The social-political justification for money going into the humanities surely resides in the fact that they produce in participants skill sets of responsiveness which apply to history, but if they’re worth anything transcend history and can be applied to literature, to politics, to economics… they have an interdisciplinary value in their own right.” Universities and their careers services are keen to stress that despite whatever messages about their employability that humanities students might be taking on board, there are a variety of graduate roles available, with the potential for high pay and career progression. “For almost all of our programmes, we don’t specify a degree discipline, because the professional development programmes that people undertake are in place to develop the technical skills necessary,” says Rosie Mackay, a Glasgow-based graduate recruitment officer for Ernst & Young.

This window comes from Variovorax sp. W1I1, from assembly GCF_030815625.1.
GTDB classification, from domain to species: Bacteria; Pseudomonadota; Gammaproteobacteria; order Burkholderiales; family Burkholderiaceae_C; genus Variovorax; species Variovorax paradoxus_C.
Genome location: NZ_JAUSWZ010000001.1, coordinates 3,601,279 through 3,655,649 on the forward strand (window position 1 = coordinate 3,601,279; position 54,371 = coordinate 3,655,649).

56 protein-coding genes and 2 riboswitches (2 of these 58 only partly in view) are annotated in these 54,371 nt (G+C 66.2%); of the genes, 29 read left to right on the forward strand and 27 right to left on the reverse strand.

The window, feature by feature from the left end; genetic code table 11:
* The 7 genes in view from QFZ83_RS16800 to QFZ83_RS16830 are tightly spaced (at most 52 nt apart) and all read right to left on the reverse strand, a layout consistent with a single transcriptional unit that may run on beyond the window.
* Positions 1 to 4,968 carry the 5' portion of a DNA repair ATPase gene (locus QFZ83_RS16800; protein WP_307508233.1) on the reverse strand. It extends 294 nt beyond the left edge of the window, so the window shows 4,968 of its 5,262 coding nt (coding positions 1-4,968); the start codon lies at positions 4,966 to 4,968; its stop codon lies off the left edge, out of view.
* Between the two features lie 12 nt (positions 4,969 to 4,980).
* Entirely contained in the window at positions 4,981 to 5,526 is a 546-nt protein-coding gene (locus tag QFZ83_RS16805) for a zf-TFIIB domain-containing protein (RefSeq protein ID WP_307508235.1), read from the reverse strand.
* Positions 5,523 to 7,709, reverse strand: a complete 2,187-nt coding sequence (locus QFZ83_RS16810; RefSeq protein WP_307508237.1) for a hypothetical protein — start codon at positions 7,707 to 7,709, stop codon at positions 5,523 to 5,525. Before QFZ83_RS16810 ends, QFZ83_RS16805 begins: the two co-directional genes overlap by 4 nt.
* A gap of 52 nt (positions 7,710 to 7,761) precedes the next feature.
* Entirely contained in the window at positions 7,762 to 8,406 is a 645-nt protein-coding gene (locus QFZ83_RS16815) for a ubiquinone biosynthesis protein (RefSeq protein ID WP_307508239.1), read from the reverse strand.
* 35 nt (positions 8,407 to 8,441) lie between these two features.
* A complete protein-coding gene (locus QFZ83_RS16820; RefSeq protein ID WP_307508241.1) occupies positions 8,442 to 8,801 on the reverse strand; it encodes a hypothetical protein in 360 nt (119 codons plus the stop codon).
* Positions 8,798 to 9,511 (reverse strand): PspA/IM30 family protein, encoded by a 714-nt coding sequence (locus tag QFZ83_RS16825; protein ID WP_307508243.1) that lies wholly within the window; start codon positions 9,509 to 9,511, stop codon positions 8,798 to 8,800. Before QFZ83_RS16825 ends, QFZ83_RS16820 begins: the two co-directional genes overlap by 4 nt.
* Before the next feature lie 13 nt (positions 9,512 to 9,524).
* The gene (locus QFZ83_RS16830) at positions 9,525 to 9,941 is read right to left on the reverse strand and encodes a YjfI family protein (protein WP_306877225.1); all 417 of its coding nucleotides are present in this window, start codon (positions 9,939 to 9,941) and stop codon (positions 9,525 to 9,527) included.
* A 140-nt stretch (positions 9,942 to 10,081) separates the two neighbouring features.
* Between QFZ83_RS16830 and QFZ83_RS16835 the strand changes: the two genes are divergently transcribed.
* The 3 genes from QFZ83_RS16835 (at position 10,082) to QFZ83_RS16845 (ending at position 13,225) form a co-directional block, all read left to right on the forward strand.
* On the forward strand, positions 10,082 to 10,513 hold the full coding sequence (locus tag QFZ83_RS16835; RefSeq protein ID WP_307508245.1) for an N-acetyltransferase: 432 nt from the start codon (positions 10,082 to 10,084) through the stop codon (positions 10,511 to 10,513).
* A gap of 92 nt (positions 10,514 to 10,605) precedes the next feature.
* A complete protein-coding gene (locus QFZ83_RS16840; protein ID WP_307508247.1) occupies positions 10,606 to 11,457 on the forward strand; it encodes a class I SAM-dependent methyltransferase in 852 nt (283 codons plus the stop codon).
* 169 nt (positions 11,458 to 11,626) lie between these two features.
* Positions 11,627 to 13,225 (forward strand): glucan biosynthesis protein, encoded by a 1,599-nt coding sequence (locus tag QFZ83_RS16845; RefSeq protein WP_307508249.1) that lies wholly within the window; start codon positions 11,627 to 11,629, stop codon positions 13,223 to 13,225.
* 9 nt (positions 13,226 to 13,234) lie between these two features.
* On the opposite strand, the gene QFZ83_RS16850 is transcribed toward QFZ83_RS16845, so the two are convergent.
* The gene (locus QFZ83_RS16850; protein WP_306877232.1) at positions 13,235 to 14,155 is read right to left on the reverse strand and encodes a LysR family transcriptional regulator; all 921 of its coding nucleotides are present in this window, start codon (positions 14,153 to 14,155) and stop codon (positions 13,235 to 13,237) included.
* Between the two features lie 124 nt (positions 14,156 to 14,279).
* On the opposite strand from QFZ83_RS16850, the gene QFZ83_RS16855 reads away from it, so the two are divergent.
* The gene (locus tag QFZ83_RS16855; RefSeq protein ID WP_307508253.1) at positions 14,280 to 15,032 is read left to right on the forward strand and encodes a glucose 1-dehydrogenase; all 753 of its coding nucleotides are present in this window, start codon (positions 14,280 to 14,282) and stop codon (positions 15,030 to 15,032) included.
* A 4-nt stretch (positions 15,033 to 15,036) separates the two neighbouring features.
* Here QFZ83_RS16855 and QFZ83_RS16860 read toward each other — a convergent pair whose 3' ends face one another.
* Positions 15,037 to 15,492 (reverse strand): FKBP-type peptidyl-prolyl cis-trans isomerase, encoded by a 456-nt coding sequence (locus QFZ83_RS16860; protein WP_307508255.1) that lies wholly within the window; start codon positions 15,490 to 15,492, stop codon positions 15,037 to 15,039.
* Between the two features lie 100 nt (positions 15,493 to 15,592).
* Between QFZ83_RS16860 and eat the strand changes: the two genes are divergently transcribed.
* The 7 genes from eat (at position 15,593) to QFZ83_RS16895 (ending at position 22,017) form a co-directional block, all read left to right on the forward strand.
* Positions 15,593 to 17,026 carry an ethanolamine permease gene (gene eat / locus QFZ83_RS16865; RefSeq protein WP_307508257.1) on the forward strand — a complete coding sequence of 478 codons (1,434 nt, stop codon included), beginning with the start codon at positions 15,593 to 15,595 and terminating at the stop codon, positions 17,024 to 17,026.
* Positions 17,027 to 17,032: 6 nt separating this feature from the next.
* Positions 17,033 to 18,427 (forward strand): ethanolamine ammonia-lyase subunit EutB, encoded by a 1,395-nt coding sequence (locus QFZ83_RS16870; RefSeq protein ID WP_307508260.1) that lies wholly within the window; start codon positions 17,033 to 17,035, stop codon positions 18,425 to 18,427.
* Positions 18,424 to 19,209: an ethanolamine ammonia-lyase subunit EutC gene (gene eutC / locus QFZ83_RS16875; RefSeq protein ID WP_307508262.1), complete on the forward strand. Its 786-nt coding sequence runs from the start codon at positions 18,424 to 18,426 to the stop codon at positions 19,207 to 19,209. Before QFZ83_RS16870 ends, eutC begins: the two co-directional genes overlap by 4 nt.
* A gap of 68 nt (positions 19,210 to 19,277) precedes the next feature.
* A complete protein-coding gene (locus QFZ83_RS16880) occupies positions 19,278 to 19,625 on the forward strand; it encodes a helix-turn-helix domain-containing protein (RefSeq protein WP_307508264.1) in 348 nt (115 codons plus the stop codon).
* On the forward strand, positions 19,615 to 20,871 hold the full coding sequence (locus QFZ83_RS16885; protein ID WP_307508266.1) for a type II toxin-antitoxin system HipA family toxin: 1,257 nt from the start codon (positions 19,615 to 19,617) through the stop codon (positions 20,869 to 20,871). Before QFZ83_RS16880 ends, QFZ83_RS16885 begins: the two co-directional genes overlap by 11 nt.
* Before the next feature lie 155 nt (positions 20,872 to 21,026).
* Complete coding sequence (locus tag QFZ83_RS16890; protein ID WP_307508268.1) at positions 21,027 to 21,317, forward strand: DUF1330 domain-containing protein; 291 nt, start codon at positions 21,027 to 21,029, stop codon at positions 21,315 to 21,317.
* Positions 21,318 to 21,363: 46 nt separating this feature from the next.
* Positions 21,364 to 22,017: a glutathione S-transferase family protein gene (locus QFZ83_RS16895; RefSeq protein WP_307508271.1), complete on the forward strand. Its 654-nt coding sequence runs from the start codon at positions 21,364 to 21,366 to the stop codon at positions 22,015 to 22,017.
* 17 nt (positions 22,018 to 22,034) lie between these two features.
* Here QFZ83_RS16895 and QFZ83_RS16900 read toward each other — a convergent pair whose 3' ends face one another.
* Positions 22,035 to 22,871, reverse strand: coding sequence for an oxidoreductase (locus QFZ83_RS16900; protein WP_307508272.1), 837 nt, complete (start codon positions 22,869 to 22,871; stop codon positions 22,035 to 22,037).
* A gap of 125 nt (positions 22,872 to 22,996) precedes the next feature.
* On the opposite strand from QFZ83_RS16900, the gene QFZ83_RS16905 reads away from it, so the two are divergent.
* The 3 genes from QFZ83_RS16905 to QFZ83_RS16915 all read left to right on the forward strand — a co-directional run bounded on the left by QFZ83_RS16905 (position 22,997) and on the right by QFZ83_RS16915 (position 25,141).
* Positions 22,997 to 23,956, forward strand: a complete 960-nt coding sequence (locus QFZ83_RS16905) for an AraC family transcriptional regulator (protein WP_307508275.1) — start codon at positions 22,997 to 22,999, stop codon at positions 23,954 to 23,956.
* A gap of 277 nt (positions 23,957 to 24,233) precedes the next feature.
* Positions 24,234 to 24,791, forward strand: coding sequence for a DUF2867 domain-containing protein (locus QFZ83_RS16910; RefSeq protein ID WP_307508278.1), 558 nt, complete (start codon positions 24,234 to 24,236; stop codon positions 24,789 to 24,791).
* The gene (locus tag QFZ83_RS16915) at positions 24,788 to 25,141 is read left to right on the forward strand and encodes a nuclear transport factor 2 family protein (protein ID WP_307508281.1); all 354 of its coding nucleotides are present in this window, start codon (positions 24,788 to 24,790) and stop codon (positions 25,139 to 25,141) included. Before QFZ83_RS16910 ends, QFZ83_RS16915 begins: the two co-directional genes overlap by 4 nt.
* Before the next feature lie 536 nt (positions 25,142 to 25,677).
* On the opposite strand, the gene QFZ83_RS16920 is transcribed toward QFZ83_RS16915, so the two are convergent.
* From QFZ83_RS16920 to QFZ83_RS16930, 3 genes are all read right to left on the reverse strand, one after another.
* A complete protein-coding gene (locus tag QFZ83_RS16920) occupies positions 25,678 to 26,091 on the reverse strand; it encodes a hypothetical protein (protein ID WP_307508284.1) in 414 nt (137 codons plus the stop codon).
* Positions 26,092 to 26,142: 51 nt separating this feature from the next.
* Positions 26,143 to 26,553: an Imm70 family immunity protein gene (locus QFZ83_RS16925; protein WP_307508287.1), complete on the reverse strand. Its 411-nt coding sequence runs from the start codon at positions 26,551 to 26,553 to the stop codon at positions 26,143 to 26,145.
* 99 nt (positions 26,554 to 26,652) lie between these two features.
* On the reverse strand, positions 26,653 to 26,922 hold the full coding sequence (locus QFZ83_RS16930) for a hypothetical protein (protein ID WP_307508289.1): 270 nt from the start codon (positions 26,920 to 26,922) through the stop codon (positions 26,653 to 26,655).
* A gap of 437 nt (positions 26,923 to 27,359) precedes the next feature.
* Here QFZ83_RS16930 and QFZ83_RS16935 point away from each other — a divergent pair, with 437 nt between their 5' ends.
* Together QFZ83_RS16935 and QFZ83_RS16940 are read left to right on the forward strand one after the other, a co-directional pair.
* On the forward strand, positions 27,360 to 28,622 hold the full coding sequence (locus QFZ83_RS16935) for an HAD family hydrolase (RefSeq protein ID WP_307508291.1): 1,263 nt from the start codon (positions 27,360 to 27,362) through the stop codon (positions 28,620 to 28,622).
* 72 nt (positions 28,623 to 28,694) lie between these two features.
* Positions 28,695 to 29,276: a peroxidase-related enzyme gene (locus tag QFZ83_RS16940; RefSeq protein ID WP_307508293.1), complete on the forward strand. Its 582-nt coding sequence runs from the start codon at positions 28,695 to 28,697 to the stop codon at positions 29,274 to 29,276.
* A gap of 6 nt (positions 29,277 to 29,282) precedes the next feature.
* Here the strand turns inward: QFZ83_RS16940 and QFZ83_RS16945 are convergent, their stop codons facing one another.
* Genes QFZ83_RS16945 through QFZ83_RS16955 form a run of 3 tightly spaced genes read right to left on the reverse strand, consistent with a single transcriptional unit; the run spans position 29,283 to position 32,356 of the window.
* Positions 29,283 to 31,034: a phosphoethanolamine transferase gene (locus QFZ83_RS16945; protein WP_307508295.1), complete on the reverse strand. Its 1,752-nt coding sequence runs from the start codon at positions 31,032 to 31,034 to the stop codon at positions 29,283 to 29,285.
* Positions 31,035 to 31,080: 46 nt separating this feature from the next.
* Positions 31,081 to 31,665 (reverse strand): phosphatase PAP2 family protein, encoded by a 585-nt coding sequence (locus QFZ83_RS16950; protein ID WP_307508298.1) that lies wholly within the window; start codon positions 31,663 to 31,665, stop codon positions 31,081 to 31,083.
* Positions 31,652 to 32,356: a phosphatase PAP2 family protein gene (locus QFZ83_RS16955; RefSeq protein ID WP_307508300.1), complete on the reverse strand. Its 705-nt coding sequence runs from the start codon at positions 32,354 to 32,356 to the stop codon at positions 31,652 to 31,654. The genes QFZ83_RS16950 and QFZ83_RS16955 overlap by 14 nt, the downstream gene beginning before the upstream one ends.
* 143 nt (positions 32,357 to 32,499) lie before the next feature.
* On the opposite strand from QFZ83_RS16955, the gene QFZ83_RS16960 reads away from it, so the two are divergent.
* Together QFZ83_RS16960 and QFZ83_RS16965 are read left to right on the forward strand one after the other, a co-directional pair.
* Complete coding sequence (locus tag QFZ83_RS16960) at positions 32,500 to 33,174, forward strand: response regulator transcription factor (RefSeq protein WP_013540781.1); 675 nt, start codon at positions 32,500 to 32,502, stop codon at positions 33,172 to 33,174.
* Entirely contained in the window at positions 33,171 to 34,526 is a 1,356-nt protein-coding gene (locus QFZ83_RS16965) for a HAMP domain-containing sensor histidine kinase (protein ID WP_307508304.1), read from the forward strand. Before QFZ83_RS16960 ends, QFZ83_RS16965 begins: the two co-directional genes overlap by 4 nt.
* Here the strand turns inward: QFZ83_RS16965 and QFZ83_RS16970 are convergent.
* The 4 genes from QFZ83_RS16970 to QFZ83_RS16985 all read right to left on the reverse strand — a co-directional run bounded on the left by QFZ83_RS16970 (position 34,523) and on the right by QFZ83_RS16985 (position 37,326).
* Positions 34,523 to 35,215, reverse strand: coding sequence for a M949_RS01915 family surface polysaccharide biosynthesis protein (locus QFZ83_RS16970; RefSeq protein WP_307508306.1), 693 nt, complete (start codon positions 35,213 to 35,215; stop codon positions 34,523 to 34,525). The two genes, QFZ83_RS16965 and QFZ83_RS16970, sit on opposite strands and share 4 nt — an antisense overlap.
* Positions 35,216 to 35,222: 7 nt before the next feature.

Mackay echoes the message that rather than a genuine dearth of opportunities for graduates from non-vocation degrees, the problem lies with the way those opportunities are publicised.